A distributed ledger is a database held and updated independently by each participant (or node) in a large network. Rather than have a central authority, records are independently constructed and held by every node (computer).
Each node has the ability to process a transaction and come up with a conclusion. All the nodes then “vote” on the conclusion. If the majority agrees with the conclusion, the transaction is completed successfully, and all nodes maintain their own identical copy of the ledger. There is no need for a centralized databank as in the case of a traditional ledger.
What Makes DLT So Good?
DLT has several features that make it a favorite among investment managers:
This refers to algorithmic encryption of data such that it is unusable in the hands of an unauthorized party. Before any transaction can be approved, some computers on the network must solve a cryptographic problem. As a result, DLT has a high level of security and integrity.
These are computer programs that self-execute on the basis of pre-specified terms and conditions agreed to by the parties to a contract. In the derivatives market, for instance, the system could be seen such that daily settlements are made automatically in line with the day’s market movements. If a counterparty defaults on a payment, collateral can be transferred to the relevant party instantaneously.
Blockchain is a type of digital ledger in which information, such as changes in ownership of an asset, is recorded sequentially within blocks that are then linked together and secured using cryptography. Each block is made up of a group of transactions that are linked to a previous block. Blockchain enables the distribution of information while at the same time ensuring that it’s not copied.
Applications of Distributed Ledger Technology to Investment Management
A cryptocurrency is an electronic currency that enables payments to be sent between users without passing through a central authority, such as a bank or payment gateway. Cryptocurrencies allow near-real-time transactions between parties, with verification based on cryptography.
Most cryptocurrencies use open DLT systems where a decentralized distributed ledger is used to record and verify all transactions. Although most central banks around the world have been reluctant to integrate cryptocurrencies into the mainstream monetary transactions structure, there are signs this may change in the future.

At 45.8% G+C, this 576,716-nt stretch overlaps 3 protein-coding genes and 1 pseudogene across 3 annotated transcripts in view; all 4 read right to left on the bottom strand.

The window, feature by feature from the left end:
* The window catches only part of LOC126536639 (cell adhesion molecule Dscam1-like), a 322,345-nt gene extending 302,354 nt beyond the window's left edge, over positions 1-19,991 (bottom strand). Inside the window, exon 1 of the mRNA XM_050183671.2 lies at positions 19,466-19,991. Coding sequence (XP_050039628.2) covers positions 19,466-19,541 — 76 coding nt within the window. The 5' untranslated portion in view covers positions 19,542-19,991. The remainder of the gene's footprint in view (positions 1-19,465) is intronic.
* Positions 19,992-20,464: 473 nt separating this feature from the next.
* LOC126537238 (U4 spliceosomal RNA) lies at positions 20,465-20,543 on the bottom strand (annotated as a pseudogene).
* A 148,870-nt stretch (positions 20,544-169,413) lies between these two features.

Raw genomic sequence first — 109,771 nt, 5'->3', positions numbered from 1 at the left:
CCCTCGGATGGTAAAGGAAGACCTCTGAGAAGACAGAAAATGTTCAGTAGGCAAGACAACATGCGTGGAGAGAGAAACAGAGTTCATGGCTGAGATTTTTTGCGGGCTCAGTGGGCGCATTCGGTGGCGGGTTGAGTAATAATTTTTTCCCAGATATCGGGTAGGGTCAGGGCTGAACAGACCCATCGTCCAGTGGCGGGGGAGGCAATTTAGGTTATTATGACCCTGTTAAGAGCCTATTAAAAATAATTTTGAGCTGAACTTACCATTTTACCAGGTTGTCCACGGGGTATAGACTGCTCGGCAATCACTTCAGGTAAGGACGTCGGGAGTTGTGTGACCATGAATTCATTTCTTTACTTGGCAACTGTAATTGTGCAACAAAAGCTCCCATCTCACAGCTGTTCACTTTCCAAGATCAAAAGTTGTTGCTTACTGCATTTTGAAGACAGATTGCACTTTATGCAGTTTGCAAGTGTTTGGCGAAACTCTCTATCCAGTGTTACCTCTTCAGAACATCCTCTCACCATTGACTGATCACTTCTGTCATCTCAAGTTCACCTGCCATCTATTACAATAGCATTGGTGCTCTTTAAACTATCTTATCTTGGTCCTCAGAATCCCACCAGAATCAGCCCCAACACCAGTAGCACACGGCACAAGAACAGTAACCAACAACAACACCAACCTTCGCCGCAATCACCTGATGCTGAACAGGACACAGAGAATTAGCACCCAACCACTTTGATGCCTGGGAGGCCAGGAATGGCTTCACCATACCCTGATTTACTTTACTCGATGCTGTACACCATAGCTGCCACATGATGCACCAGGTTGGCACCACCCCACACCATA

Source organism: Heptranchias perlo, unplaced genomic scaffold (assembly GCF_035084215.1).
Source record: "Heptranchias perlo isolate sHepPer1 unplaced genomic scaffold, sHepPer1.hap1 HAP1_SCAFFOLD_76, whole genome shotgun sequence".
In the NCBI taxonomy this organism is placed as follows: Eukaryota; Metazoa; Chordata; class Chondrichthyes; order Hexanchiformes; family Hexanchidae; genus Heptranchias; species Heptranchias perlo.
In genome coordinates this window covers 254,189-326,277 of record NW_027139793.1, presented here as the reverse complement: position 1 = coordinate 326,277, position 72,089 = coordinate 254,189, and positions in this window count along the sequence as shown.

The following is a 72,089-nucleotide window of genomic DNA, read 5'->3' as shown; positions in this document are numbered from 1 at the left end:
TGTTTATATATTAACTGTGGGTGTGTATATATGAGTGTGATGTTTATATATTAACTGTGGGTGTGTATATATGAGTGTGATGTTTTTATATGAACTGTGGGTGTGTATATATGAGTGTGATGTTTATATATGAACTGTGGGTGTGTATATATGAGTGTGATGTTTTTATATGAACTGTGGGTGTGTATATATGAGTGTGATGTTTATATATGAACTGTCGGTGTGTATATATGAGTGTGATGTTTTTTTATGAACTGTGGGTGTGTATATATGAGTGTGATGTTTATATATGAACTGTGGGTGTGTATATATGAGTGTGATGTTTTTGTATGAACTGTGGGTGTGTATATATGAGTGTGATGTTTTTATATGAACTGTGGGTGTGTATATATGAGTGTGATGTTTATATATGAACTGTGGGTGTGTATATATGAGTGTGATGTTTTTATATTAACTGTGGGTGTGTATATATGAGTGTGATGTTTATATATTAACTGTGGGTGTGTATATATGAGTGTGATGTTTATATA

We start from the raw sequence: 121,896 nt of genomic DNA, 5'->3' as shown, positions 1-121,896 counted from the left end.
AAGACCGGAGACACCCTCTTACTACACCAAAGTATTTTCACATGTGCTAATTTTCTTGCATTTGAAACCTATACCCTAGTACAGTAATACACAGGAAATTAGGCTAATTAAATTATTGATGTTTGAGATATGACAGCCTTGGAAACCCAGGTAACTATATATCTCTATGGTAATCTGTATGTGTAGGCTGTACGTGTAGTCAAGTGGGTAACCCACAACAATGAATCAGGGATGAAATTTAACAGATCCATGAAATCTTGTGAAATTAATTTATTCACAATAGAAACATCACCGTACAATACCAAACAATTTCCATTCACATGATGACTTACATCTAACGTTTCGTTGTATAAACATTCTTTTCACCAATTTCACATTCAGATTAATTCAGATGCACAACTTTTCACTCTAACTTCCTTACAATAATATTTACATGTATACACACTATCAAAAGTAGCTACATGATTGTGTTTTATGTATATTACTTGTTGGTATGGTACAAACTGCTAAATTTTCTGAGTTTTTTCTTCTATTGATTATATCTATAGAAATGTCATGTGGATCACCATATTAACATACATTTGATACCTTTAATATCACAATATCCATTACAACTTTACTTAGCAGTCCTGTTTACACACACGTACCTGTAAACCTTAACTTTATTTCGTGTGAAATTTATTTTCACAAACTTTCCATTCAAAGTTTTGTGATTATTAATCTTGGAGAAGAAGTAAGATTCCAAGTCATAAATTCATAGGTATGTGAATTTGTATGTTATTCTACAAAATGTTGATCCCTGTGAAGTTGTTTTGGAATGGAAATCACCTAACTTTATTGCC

Tokenization is the process of converting rights to an asset, say stocks, bonds, or even a building into a digital token on a blockchain. DLT streamlines this process by creating a single, digital record of ownership with which to verify ownership title and authenticity, including all historical transactions related to the asset.
Post-trade clearing and settlement
Post-trade transactions are known to be complex and time-consuming as they require multiple interactions between counterparties and financial intermediaries. DLT has the ability to streamline the entire process by providing near-real-time trade verification, reconciliation, and settlement.
In the face of ever-increasing rules and regulations in the field of investment, DLT can help firms ensure compliance by enabling near-real-time review of transactions. This would eliminate the need for large post-trade monitoring teams and create operational efficiency.
Which of the following applications of Distributed Ledger Technology is best suited to streamline real estate transactions?
The correct answer is A.
Through tokenization, ownership of real estate assets can be converted into digital tokens that can facilitate trading and recording of all transactions.
Reading 43 LOS 43d:
Describe financial applications of distributed ledger technology